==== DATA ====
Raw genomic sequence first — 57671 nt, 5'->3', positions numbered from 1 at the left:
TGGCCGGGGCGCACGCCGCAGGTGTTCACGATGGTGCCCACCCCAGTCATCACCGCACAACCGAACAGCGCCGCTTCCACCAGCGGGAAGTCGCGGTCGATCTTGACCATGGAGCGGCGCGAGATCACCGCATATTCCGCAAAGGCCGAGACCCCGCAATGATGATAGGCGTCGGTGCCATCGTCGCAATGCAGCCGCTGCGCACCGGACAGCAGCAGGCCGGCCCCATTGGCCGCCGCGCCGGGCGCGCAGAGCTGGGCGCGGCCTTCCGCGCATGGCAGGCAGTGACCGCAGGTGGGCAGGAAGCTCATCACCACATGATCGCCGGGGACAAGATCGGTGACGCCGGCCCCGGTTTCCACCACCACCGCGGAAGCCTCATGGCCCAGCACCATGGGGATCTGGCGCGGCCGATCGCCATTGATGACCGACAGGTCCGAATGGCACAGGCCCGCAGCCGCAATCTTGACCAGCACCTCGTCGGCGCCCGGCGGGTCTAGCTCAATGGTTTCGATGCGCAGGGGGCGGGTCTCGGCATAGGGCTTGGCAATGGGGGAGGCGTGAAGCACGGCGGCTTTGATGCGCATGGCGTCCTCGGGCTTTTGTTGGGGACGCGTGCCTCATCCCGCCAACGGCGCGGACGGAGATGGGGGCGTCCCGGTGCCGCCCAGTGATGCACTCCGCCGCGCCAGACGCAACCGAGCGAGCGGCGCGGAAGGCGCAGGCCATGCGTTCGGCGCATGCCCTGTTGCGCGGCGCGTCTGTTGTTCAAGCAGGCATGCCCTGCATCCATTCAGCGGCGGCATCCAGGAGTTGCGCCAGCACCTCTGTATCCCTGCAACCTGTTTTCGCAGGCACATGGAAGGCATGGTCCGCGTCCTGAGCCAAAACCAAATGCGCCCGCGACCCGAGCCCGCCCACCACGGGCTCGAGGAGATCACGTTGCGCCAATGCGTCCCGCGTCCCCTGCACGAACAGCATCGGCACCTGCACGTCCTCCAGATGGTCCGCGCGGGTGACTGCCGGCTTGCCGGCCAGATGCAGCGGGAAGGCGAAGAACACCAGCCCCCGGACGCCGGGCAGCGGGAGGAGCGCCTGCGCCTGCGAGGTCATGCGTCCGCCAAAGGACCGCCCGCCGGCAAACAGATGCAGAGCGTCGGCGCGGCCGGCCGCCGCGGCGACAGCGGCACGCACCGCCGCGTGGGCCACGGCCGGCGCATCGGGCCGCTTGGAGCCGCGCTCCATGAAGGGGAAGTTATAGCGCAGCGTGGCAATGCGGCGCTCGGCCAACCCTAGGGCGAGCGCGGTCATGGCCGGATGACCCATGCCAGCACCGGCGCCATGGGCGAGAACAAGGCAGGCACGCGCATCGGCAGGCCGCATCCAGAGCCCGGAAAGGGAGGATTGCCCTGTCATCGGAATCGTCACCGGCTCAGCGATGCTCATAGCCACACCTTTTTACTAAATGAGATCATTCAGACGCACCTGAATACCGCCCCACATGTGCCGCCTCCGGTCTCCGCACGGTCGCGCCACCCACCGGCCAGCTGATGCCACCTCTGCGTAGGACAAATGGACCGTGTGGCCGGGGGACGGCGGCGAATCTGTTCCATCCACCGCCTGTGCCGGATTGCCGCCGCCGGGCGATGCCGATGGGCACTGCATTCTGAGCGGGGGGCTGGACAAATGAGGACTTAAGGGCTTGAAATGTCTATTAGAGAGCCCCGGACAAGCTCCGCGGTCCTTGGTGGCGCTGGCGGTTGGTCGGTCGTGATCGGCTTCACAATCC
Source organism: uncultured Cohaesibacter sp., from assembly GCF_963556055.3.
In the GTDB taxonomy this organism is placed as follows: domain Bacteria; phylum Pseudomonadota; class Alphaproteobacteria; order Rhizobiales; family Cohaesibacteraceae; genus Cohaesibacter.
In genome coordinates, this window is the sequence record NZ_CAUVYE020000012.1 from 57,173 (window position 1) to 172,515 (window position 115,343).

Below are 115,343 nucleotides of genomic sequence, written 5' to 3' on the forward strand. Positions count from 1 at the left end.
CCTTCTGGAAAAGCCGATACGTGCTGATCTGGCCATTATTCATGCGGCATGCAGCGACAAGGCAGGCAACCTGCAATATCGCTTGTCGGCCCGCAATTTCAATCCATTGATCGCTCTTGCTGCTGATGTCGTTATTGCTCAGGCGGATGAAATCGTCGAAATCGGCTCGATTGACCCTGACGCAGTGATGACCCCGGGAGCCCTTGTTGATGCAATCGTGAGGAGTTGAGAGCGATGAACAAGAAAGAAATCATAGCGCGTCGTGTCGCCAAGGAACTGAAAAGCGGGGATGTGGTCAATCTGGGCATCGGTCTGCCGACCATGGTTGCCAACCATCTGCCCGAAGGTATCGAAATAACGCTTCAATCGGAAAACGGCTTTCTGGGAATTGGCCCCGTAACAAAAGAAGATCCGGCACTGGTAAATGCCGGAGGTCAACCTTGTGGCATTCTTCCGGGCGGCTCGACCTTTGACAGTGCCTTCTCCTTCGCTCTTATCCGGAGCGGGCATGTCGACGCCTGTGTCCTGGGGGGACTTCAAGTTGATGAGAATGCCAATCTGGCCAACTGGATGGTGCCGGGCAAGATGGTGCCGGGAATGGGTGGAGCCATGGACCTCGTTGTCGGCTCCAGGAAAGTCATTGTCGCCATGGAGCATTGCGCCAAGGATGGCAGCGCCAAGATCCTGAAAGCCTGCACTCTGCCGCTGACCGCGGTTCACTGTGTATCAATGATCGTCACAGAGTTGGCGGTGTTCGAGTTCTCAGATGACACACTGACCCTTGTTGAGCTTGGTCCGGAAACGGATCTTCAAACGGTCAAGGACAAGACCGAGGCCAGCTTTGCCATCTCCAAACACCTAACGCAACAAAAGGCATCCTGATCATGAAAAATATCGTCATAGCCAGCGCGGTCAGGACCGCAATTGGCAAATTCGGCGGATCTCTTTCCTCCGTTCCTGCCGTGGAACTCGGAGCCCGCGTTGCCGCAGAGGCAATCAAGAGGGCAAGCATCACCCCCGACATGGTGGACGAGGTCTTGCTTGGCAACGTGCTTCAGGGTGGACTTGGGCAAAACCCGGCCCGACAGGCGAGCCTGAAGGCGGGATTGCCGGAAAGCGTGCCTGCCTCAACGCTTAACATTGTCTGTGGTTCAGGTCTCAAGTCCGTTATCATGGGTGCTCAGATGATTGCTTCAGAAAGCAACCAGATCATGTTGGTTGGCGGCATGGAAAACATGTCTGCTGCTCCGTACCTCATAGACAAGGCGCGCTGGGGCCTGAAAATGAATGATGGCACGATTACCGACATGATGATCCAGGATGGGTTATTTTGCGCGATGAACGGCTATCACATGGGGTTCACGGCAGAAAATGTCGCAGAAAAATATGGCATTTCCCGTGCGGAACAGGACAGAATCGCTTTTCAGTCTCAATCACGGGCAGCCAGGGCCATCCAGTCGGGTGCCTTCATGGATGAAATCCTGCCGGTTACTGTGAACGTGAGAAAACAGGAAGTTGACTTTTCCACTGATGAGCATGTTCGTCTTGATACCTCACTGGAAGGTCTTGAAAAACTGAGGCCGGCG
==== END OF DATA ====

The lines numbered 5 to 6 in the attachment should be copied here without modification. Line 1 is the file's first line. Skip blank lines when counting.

In genome coordinates, this window is the sequence record NZ_CAUVYE020000012.1 from 57,173 (window position 1) to 172,515 (window position 115,343).

Below are 115,343 nucleotides of genomic sequence, written 5' to 3' on the forward strand. Positions count from 1 at the left end.